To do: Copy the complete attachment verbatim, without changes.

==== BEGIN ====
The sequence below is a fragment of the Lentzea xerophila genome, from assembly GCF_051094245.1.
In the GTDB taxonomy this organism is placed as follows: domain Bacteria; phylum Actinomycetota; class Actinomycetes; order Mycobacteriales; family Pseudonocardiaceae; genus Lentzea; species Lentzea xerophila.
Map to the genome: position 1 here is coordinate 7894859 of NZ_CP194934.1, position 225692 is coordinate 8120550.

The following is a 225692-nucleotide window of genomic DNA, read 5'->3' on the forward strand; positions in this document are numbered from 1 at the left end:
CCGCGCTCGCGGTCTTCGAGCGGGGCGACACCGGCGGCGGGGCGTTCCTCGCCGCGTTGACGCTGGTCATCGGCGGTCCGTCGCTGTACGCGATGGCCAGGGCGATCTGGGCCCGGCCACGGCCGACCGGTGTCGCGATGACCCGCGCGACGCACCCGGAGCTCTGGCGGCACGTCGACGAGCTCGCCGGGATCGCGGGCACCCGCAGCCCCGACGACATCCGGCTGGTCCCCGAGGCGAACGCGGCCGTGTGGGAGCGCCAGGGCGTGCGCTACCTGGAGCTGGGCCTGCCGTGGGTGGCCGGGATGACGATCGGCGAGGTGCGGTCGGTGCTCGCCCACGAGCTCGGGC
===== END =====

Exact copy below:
The sequence below is a fragment of the Lentzea xerophila genome, from assembly GCF_051094245.1.
In the GTDB taxonomy this organism is placed as follows: domain Bacteria; phylum Actinomycetota; class Actinomycetes; order Mycobacteriales; family Pseudonocardiaceae; genus Lentzea; species Lentzea xerophila.
Map to the genome: position 1 here is coordinate 7894859 of NZ_CP194934.1, position 225692 is coordinate 8120550.

The following is a 225692-nucleotide window of genomic DNA, read 5'->3' on the forward strand; positions in this document are numbered from 1 at the left end:
CCGCGCTCGCGGTCTTCGAGCGGGGCGACACCGGCGGCGGGGCGTTCCTCGCCGCGTTGACGCTGGTCATCGGCGGTCCGTCGCTGTACGCGATGGCCAGGGCGATCTGGGCCCGGCCACGGCCGACCGGTGTCGCGATGACCCGCGCGACGCACCCGGAGCTCTGGCGGCACGTCGACGAGCTCGCCGGGATCGCGGGCACCCGCAGCCCCGACGACATCCGGCTGGTCCCCGAGGCGAACGCGGCCGTGTGGGAGCGCCAGGGCGTGCGCTACCTGGAGCTGGGCCTGCCGTGGGTGGCCGGGATGACGATCGGCGAGGTGCGGTCGGTGCTCGCCCACGAGCTCGGGC